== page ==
An increasing number of people envision retirement as this phase where you finally stop working and start to live your life a little. However, they couldn’t be farther from the truth. In fact, retirement can be categorized into three distinct phases. Wondering what they are? Continue reading to find out.
The Three Retirement Phases
For any individual, retirement can be classified into three different phases - active phase, slow phase, and inactive phase. Here’s what these stages represent.
1. Active Retirement Phase
The initial period of time where you’ve just retired after working for years is known as the active retirement phase. During this phase, you lose your main income stream. However, since you would have just gotten your retirement benefits such as Provident Fund, Gratuity, and Superannuation Fund, among others, you don’t necessarily feel the impact of losing income immediately.
The active retirement phase is when you discover that you have more time on your hands than ever and start to spend more time with yourself, your family, and on your long-lost hobbies. As soon as you enter this phase, you may revisit your finances and analyze them thoroughly. Since you no longer have a steady income stream to back you up financially, you might have to tone down your risk aggressiveness and shift your portfolio over to more stable options and retirement plans, while still accounting for inflation.
2. Slow Retirement Phase-
The phase of your life where you get used to your retired life is the slow retirement phase. By now, all of your and your family’s major goals would have been successfully satisfied. Your children, who were dependent on you up until this point, might have either gone on to build their own careers or might have gotten married and settled down.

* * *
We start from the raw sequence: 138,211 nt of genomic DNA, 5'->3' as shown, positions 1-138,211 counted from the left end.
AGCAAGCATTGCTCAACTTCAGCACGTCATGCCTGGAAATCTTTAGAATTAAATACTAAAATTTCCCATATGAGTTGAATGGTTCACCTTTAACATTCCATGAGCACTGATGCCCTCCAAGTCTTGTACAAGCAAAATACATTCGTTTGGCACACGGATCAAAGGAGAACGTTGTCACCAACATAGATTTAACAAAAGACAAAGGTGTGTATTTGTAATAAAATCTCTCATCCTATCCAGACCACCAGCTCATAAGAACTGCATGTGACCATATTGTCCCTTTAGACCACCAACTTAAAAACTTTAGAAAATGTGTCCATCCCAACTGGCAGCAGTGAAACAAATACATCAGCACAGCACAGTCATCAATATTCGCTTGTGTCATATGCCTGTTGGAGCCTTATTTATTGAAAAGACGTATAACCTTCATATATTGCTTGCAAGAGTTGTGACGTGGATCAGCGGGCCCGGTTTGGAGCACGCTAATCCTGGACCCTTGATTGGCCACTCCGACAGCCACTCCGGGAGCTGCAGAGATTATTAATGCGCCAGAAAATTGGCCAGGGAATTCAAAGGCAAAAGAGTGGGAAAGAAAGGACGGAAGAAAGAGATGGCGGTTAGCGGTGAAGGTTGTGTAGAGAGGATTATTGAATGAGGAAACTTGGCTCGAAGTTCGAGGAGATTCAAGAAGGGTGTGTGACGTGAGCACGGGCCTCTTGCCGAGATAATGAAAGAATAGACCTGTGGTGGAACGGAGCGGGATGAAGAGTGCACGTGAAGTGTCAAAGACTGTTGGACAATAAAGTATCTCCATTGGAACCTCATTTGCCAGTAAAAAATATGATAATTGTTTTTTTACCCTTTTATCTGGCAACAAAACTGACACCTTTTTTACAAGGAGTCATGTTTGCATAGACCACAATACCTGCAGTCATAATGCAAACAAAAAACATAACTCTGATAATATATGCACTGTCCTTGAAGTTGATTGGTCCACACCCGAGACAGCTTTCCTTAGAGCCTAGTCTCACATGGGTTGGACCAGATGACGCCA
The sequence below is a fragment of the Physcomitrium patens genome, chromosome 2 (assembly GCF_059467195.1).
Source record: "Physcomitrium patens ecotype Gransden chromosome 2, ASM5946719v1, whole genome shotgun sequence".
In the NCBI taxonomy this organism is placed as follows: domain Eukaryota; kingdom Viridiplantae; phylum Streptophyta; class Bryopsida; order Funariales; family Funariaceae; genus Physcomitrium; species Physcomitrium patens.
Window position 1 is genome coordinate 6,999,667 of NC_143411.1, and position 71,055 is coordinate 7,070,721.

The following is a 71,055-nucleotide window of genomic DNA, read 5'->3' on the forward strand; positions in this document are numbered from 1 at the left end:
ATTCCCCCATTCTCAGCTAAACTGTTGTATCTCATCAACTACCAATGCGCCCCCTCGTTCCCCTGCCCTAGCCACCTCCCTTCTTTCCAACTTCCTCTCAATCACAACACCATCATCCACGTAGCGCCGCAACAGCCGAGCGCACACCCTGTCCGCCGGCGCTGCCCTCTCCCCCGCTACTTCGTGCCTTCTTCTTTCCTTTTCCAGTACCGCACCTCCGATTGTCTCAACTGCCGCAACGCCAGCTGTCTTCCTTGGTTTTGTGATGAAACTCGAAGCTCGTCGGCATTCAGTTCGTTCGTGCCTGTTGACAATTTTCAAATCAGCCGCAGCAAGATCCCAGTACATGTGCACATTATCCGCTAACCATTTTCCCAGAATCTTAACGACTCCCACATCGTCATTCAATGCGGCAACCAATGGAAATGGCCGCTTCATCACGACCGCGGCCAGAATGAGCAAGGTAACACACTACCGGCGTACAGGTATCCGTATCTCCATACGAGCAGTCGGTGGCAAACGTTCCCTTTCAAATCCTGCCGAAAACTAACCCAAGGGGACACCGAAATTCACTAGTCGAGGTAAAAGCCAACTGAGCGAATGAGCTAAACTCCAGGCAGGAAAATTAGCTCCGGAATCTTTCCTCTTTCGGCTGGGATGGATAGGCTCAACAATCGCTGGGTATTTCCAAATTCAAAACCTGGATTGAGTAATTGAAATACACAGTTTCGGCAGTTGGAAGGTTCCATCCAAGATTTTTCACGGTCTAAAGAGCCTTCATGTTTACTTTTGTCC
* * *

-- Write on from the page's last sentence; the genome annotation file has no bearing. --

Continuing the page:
Considering the fact that you’re aging, your health can deteriorate rapidly if you don’t take care of yourself properly. That’s why it is important to ensure that you’re always mentally and physically fit during this slow retirement phase. Also, now may be the right time to make sure that the entirety of your investment portfolio is conservative. That’s not all. If you haven’t yet created a will for yourself, now may be the right time to draft one. This will ensure that your legal heirs face no hurdles when claiming their inheritances after you’re gone.
3. Inactive Retirement Phase
This is another phase of your retirement life. Your age and your physical health may starts to slow you down. Your medical expenditure may also see a steep rise right about now as well. The health insurance policy that you’ve invested in, will come in handy right about now.
That said, although a major part of your medical expenses will be covered by your health insurance, it is also important to be ready to spend a portion of them out of your own pocket. That’s precisely why at this point in time, it is extremely important to manage your finances, physical and psychological health, necessities, and your medical expenditure properly.
Doing so will help take a lot of burden off your shoulders. You might even be facing some difficulties having to manage all of them simultaneously.
Non-financial aspects of retirement that you have to be prepared for
Retirement life is not only about managing your finances to ensure that you’re able to live life according to your own terms. There are other non-financial aspects that you would have to pay attention to as well. Here’s a quick look at a few of them.
● Psychological fortitude
After leading a busy life, not everyone can turn off their instinct to work immediately. It requires a lot of self-convincing. You will have to mentally prepare yourself to lead a slow life post-retirement. You might going to be at home and have very little to do. And so, it is important to keep yourself engaged both physically and mentally. You could pursue some hobbies or find new interests in life to make it more interesting.
● Getting your family ready
Just like how it is important to make yourself ready for retirement, it is equally crucial to prepare your family for it as well. Seeing you at home all the time for the rest of your life is something that they might not be prepared for. So, they might need some time adjusting to this new change before they start spending time with you.
● Finding an identity for yourself
And finally, retired individuals may feel lost after retirement. That’s why it is important to create an identity for yourself, outside of your profession, once you’ve finally hung up your boots for good.
These three phases of retirement are something that individuals may face at one point in their lives. Therefore, it is important to be prepared financially before you even enter the first retirement phase. This way, you can seamlessly transition yourself into the second innings of your life. Also, consider investing in retirement cum life insurance plans that are suitable for you. This will ensure that you live a carefree life without having to worry about finances at every single turn.